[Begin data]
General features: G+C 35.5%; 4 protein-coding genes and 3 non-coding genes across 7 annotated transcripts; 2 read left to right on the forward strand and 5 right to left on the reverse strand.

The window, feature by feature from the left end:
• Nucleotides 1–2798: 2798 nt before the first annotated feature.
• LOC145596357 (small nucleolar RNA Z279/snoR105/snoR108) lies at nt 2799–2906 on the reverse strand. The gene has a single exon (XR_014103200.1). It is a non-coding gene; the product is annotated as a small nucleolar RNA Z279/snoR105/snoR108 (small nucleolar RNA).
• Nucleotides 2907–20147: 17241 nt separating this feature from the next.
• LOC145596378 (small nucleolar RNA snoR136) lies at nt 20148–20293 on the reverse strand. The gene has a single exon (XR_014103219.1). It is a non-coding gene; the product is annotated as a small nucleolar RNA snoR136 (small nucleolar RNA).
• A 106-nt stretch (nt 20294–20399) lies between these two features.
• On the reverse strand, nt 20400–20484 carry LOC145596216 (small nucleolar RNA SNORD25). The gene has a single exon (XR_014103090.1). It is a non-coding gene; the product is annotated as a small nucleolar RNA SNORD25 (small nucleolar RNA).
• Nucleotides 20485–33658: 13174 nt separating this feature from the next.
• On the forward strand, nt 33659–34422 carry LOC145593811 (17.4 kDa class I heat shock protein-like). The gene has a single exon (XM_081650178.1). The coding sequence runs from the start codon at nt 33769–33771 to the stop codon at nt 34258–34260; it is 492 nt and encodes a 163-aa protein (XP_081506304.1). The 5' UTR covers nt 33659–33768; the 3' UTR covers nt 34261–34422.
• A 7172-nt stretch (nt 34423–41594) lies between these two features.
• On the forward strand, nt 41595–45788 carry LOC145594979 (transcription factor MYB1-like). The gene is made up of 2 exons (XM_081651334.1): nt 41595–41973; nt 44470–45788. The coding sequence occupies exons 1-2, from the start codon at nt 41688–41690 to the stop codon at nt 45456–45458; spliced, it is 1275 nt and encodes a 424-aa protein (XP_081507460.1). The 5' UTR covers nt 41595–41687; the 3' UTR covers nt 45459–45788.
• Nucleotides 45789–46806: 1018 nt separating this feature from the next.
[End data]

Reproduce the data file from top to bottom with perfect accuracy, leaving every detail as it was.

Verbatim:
General features: G+C 35.5%; 4 protein-coding genes and 3 non-coding genes across 7 annotated transcripts; 2 read left to right on the forward strand and 5 right to left on the reverse strand.

The window, feature by feature from the left end:
• Nucleotides 1–2798: 2798 nt before the first annotated feature.
• LOC145596357 (small nucleolar RNA Z279/snoR105/snoR108) lies at nt 2799–2906 on the reverse strand. The gene has a single exon (XR_014103200.1). It is a non-coding gene; the product is annotated as a small nucleolar RNA Z279/snoR105/snoR108 (small nucleolar RNA).
• Nucleotides 2907–20147: 17241 nt separating this feature from the next.
• LOC145596378 (small nucleolar RNA snoR136) lies at nt 20148–20293 on the reverse strand. The gene has a single exon (XR_014103219.1). It is a non-coding gene; the product is annotated as a small nucleolar RNA snoR136 (small nucleolar RNA).
• A 106-nt stretch (nt 20294–20399) lies between these two features.
• On the reverse strand, nt 20400–20484 carry LOC145596216 (small nucleolar RNA SNORD25). The gene has a single exon (XR_014103090.1). It is a non-coding gene; the product is annotated as a small nucleolar RNA SNORD25 (small nucleolar RNA).
• Nucleotides 20485–33658: 13174 nt separating this feature from the next.
• On the forward strand, nt 33659–34422 carry LOC145593811 (17.4 kDa class I heat shock protein-like). The gene has a single exon (XM_081650178.1). The coding sequence runs from the start codon at nt 33769–33771 to the stop codon at nt 34258–34260; it is 492 nt and encodes a 163-aa protein (XP_081506304.1). The 5' UTR covers nt 33659–33768; the 3' UTR covers nt 34261–34422.
• A 7172-nt stretch (nt 34423–41594) lies between these two features.
• On the forward strand, nt 41595–45788 carry LOC145594979 (transcription factor MYB1-like). The gene is made up of 2 exons (XM_081651334.1): nt 41595–41973; nt 44470–45788. The coding sequence occupies exons 1-2, from the start codon at nt 41688–41690 to the stop codon at nt 45456–45458; spliced, it is 1275 nt and encodes a 424-aa protein (XP_081507460.1). The 5' UTR covers nt 41595–41687; the 3' UTR covers nt 45459–45788.
• Nucleotides 45789–46806: 1018 nt separating this feature from the next.